PHILADELPHIA (WPVI) -- The Barnes Foundation's latest exhibition highlights how American sculptor William Edmondson carved out his place in the world, literally.
Nancy Ireson and James Claiborne co-curated the exhibition.
"We really wanted to show the breadth and scope of what Edmondson saw. We know that he started to make work because he felt that he'd been called by God," says Ireson.
The exhibition is titled, William Edmondson: A Monumental Vision.
"It's the first time in more than 20 years that visitors will get a chance to experience the incredible work of one of America's most important Black sculptors," she says.
Edmondson worked at a Nashville hospital before turning to carving.
Claiborne says that Edmondson claimed he had "a vision" before he began sculpting.
"He would see a tombstone in the sky and use that as inspiration to begin carving tombstones for his surrounding African American community," he says.
In 1937, Edmondson became the first Black artist to have a solo exhibition at the Museum of Modern Art in New York.
"We are hoping to expand the curiosity and the enthusiasm around Edmondson's work," says Claiborne.
Over 60 works are on display.
"He would carve the people of his community; preachers, school teachers, nurses. He also had a lot of religious iconography that he was drawn to," says Claiborne.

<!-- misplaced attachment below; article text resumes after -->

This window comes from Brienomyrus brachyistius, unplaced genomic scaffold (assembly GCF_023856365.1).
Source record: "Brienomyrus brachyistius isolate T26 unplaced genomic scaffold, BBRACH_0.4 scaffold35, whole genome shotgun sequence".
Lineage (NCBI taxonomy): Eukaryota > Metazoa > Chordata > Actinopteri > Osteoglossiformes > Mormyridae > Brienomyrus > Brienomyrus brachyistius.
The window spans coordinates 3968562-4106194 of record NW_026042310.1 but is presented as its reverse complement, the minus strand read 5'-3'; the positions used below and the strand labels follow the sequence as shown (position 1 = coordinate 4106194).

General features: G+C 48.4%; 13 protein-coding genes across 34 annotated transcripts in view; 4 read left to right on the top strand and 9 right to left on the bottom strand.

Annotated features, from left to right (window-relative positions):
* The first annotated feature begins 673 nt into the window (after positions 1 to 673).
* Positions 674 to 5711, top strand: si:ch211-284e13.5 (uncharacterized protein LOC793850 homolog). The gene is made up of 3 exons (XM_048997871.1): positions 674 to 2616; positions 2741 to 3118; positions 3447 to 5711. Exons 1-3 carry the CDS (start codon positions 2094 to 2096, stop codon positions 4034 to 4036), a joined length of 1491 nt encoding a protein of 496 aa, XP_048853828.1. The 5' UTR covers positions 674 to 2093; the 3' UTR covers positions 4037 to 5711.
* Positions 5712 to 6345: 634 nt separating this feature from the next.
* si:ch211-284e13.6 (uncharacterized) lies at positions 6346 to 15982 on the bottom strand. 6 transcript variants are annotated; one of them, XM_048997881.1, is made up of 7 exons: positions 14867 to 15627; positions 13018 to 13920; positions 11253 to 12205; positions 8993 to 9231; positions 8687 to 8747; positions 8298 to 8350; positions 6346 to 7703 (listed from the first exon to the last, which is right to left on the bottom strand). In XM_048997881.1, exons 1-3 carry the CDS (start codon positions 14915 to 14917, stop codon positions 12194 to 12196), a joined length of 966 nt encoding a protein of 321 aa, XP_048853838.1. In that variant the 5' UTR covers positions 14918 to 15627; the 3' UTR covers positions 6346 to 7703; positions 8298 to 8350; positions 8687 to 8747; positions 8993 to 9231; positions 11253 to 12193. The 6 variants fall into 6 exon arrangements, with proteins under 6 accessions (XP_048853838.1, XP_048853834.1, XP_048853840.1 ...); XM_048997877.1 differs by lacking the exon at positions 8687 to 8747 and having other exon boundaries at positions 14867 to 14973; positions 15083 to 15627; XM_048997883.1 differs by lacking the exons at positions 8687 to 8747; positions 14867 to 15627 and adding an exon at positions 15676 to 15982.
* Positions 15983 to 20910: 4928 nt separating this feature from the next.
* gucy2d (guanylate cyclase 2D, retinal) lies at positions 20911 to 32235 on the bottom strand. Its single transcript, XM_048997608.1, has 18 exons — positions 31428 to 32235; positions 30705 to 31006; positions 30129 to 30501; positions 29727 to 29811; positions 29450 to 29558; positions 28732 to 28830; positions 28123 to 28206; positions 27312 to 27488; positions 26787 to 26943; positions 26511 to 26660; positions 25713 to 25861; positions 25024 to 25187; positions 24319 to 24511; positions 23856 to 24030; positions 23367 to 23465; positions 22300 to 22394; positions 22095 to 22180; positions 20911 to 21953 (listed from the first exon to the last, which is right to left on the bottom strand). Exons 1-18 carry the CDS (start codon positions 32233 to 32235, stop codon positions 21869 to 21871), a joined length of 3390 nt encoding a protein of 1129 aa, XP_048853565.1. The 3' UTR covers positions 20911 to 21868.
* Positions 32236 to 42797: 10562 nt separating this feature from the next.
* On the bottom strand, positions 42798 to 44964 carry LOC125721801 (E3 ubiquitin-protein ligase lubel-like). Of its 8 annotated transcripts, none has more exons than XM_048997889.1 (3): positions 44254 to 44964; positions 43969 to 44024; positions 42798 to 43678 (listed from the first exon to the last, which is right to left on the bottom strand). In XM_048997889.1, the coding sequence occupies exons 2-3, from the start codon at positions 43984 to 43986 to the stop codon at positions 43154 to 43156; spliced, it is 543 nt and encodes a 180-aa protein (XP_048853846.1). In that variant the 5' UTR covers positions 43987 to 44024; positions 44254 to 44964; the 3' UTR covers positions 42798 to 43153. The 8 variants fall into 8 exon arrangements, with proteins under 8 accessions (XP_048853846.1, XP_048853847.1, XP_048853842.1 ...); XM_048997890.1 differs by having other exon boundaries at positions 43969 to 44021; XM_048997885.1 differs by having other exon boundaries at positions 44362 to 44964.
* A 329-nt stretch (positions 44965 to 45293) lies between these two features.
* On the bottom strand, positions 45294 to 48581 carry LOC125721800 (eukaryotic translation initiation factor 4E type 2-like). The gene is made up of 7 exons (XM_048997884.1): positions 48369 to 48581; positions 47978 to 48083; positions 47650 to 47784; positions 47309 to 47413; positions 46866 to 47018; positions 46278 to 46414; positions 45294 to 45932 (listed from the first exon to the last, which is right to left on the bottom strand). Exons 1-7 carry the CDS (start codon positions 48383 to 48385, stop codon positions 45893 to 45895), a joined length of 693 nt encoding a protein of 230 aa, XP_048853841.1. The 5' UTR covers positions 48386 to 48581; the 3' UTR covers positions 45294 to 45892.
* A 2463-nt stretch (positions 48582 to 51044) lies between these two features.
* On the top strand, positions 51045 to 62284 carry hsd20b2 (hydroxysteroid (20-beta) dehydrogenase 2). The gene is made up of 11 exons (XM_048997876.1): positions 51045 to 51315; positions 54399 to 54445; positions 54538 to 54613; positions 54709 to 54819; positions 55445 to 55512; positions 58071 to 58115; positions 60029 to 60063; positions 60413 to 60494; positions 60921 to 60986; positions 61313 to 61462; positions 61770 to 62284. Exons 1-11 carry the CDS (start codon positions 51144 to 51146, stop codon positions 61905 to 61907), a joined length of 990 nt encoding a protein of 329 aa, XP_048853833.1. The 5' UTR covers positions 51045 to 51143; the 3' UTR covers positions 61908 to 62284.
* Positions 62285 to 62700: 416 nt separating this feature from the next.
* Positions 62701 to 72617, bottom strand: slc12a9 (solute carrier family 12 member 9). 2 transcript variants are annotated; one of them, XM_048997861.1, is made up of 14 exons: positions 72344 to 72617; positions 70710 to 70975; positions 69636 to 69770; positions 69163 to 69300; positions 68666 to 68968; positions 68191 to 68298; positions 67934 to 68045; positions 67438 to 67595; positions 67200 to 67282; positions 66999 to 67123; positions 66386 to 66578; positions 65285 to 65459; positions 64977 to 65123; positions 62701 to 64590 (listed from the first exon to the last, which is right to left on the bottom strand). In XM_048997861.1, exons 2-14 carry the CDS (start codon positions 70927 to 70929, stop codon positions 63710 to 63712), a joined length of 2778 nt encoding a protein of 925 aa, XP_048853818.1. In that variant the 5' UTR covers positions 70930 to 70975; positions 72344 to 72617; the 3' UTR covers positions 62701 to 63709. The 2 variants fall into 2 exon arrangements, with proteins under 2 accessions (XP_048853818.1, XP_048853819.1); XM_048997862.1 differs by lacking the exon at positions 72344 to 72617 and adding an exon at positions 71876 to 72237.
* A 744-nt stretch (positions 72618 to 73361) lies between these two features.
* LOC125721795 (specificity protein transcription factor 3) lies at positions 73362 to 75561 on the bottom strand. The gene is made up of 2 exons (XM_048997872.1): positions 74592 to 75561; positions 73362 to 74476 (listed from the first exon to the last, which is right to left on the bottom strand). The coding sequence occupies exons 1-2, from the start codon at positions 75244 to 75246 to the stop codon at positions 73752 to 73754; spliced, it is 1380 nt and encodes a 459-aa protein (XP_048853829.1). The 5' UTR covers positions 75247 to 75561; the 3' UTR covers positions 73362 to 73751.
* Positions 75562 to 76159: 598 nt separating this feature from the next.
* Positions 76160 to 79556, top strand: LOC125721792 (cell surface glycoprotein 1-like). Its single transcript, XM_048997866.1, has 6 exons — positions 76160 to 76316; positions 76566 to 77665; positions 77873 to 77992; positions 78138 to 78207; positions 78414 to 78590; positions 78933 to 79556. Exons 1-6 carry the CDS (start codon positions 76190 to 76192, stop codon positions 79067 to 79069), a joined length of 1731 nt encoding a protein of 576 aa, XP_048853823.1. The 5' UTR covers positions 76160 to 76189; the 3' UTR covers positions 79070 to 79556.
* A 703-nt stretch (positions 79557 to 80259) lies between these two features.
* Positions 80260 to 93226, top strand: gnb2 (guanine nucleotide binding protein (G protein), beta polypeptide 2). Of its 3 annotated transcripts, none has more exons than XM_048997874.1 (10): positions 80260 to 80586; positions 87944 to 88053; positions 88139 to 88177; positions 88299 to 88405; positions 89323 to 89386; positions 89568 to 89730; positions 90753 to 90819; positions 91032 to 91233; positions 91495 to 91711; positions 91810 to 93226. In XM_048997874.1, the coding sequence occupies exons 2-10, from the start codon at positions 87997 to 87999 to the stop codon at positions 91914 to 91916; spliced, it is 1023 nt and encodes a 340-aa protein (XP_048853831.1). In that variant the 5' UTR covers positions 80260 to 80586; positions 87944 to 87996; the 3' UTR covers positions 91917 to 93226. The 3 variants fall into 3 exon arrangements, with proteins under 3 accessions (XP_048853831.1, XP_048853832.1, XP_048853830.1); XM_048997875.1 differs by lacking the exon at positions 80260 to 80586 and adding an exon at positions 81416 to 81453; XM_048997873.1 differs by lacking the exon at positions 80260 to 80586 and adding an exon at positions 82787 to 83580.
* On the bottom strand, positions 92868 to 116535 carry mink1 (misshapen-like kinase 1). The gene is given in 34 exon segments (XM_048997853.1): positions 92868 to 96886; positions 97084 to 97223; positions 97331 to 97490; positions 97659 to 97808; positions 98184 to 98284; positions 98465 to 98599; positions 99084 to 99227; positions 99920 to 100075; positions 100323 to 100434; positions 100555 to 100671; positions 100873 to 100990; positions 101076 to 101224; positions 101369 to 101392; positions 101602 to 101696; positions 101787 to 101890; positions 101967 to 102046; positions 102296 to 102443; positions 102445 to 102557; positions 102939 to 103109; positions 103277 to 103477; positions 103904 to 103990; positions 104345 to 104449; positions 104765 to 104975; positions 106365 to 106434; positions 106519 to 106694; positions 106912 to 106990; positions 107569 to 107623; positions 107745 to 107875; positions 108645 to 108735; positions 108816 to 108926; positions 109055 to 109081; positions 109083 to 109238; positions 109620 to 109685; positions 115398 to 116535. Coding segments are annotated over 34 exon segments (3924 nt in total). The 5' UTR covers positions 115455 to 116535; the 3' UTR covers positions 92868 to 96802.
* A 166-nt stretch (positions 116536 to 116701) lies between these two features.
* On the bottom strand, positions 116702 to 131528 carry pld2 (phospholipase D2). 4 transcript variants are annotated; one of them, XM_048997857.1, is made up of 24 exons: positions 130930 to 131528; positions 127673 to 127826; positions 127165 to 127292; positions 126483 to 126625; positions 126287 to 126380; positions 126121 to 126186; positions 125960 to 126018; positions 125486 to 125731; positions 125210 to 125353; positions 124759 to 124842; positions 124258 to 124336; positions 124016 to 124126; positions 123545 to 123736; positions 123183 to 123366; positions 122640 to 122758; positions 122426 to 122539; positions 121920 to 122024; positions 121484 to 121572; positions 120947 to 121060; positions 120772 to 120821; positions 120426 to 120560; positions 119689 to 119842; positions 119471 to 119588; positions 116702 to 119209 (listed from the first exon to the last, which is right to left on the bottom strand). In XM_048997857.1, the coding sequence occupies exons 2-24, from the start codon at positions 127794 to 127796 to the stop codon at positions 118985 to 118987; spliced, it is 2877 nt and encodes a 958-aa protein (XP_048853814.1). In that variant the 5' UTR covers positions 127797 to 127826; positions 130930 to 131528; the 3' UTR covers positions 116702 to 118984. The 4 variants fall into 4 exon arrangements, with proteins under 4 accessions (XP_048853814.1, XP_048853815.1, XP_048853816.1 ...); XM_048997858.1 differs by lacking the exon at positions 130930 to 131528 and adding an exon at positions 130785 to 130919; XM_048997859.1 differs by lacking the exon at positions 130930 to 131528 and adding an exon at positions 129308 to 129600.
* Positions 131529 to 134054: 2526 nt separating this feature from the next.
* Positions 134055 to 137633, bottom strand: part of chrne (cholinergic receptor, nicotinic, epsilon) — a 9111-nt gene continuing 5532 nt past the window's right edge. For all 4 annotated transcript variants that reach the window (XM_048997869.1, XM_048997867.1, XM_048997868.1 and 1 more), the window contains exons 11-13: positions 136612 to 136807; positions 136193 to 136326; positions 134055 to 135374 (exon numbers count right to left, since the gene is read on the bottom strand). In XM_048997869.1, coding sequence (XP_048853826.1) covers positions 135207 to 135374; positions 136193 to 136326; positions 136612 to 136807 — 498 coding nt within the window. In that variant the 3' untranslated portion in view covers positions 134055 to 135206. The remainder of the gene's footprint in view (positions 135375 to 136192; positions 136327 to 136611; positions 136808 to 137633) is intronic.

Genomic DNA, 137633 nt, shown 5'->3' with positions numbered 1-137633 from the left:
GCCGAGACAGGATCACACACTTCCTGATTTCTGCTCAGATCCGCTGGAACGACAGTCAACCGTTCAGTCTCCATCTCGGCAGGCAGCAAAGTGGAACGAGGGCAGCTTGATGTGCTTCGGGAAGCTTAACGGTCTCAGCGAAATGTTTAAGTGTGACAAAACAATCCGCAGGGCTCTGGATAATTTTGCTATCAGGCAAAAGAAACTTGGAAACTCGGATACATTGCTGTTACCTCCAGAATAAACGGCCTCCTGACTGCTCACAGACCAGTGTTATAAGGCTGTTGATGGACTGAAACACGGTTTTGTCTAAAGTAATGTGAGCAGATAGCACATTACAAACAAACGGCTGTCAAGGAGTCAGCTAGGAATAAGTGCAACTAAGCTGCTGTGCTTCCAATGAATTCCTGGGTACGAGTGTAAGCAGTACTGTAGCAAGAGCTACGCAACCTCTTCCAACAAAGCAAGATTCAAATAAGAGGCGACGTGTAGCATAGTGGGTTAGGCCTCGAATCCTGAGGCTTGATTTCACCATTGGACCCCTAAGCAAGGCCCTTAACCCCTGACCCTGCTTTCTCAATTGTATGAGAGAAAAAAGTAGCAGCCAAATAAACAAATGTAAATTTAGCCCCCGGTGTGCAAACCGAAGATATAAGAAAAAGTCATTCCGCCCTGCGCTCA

Edmondson was also inspired by the natural environment, sculpting many animals.
"He has an incredible sense of materials," says Ireson.
She also adds that Edmondson was able to achieve "so much complexity" in his work.
Claiborne says that as Edmondson became more confident in his work, he carved in more inventive ways.
"There's a little bit of whimsy in Edmondson's work that will be delightful and attractive to audiences of all ages," he says.
"This is a fantastic opportunity to broaden our vision of art in the early 20th century," says Ireson.
She adds that Edmondson's work should be celebrated for what it is, "the work of an extraordinary artist."
William Edmondson: A Monumental Vision is on view now through September 10 at the Barnes Foundation.
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